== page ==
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by Ian Manderson


I had built two baseboards which were to be a test-track for a forthcoming US HO layout based on RF&P practice. This intermediate facility was to test out DCC and various scenic ideas that would be later incorporated into the main layout. Also, if Iím honest, part of the reason for starting this test-track was so that I could run stock that would not be seen on the main layout. The test-track quickly acquired a life of its own and a suitable track plan was devised to serve a paper mill, thus allowing a wide-range of traffic flows.

Then I had one of those moments when I started asking myself why I was now planning to build two US layouts. I had very firm ideas what the main layout was going to be, so why did I also need a test track? As for the idea of using it to run stock that would be out of area on the main layout, what happened to modellersí license in the privacy of oneís own home?

This got me thinking. I have always had an interest in the railway lines in Northumberland having been born and brought up in the county. I suspect seeing Ian Futersí wonderful layouts in amongst the marble columns at York shows long-since passed also had something to do with that. Over the years, Iíve had ideas to build a layout based on one of the many stations that used to exist, ranging from Falstone on the Border Counties line, to most recently, Woodburn on the Wansbeck Valley. Could I not do something similar using the test-track boards? This would have the benefit of allowing me to play with a very simple track-plan to see if it would provide sufficient operator interest as a potential exhibition layout. A far cry from the urban decay of Easington Lane.

Hartburn is a small village in Northumberland. It was never served directly by rail but lay just north of the old Wansbeck Valley Railway from Morpeth to Redesmouth, with the nearest station being Angerton. However, the original plan put forward in 1855 to link Morpeth and Rothbury proposed a line running via Meldon, Hartburn and Longwitton. This proposition pre-dated the Wansbeck Valley. A survey and report was produced by John Willet but nothing came of the project and Rothbury was eventually linked to Morpeth by the Northumberland Central Railway (NCR) that joined the Wansbeck Valley at Scotís Gap.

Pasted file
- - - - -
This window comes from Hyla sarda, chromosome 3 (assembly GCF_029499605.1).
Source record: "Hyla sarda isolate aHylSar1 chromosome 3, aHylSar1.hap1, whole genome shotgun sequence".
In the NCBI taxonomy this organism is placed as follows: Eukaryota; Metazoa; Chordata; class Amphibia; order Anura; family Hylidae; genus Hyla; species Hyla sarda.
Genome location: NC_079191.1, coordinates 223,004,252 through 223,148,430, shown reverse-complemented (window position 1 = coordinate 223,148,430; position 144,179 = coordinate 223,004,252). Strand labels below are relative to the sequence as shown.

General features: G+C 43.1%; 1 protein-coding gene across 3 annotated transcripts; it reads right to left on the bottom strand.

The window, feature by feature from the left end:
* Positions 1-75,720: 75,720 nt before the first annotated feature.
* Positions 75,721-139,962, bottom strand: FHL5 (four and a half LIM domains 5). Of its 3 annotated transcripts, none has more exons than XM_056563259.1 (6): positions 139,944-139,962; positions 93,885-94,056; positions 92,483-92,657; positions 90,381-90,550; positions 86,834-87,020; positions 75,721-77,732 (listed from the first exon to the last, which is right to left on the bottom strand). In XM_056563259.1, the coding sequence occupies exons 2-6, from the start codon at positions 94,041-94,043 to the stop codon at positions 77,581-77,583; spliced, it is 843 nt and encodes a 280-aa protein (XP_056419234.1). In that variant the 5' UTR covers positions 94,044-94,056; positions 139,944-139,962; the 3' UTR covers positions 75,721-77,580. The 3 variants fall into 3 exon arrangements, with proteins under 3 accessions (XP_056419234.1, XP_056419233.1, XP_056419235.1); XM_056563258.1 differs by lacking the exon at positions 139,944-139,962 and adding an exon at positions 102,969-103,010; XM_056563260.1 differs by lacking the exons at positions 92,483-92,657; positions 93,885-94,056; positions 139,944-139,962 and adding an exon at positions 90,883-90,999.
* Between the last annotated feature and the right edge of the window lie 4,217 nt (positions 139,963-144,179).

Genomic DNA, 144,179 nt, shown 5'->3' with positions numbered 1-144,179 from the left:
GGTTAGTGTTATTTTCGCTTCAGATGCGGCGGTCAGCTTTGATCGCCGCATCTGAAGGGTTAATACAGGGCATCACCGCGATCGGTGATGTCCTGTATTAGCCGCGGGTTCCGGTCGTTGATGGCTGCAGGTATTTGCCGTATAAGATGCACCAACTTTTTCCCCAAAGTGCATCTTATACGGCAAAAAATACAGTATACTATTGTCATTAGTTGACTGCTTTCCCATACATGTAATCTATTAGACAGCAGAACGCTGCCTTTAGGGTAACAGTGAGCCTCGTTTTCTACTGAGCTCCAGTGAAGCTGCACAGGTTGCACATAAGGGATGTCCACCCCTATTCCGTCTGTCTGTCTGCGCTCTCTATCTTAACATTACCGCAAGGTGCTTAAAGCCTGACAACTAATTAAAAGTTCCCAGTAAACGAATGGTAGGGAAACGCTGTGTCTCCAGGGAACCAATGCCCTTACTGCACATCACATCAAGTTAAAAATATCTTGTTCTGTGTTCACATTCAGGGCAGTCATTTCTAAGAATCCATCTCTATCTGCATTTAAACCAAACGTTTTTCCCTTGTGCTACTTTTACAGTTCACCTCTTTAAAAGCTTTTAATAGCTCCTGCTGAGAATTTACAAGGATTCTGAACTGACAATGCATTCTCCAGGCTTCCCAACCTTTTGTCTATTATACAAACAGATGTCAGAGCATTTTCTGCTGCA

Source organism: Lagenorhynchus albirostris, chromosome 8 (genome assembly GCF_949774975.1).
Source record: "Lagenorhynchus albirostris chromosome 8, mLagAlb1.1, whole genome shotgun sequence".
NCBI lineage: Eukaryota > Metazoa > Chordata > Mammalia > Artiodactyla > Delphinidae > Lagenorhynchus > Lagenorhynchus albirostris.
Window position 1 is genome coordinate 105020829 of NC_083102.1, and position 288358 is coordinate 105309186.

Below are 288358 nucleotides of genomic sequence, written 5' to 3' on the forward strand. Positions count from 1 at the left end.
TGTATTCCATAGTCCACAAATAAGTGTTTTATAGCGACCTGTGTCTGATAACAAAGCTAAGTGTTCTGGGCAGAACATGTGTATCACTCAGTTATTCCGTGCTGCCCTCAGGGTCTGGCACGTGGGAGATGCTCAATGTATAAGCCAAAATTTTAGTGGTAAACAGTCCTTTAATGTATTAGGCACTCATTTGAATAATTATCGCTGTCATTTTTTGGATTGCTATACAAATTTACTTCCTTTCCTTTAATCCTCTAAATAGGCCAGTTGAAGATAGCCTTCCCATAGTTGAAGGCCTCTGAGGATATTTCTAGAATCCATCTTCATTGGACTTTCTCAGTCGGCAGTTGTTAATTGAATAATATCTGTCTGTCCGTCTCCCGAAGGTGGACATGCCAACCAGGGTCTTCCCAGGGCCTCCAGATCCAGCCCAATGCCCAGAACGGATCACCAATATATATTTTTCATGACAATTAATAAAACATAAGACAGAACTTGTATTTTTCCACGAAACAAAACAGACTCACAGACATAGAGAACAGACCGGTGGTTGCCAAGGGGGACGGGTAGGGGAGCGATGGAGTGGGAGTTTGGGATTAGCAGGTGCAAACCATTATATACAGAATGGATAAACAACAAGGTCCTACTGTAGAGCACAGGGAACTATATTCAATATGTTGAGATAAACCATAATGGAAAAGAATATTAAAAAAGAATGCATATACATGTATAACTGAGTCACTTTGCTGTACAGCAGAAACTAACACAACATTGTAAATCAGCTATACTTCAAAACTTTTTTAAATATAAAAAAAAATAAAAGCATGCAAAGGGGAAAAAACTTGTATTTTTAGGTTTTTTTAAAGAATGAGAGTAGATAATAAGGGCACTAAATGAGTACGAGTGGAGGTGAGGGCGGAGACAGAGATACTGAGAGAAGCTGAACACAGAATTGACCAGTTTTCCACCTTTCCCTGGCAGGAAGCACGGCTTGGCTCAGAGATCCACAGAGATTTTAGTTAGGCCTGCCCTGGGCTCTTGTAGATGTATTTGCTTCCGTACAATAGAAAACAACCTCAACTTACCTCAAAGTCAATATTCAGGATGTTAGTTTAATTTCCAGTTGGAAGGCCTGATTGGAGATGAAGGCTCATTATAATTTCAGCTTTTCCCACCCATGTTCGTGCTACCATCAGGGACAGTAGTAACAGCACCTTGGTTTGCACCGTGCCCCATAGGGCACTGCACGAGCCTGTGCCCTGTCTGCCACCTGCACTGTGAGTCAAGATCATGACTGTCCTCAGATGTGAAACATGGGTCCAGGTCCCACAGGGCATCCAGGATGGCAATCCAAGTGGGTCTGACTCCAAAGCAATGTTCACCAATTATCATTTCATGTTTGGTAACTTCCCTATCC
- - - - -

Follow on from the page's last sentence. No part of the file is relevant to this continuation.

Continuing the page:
I have therefore based the plan for the layout on the assumption that this original route was built. The track-plan is based upon an amalgamation of the 1862 and 1896 layouts for Angerton. The station buildings will be based on those at Brinkworth on the NCR.

The end loading dock as seen from the operators side of the layout. Built on a frame of 3mm card from a local art shop, it utilises embosed plastic sheet for the sides. The coping stones are scribed 40 thou plasticard. The corners are filled then filed to profile. The buffer stop is a piece of balsa strip, suitably distressed and painted with Precision 'weathered wood' with a bit of Humbrol 29 added. The surface is a combination of Busch grey quartz sand and some yard dirt from Bewdley on the Severn Valley Railway. In the jar this has a nice brownish grey appearance, but unfortunately a spray of matt varnish to seal it has darkened the colour. This will be addressed prior to it's appearance at Cheltenham.

Here are the supports for the cattle crossing bridge. Measurements were taken of a surviving example on the Border Counties line just north of Bellingham and this is being used as a basis for a similar bridge on Hartburn. The hut is by Wills, well actually two kits combined to produce a taller chimney. Microstrip has been added to the sides to match the standard pattern on the Borders lines.

The other loading dock on the layout. Construction follows the same pattern as for the end dock. The cattle wagon is a Bachmann example which still has to undergo the conversion to EM gauge. The bare board in the foreground is where the main platform will go.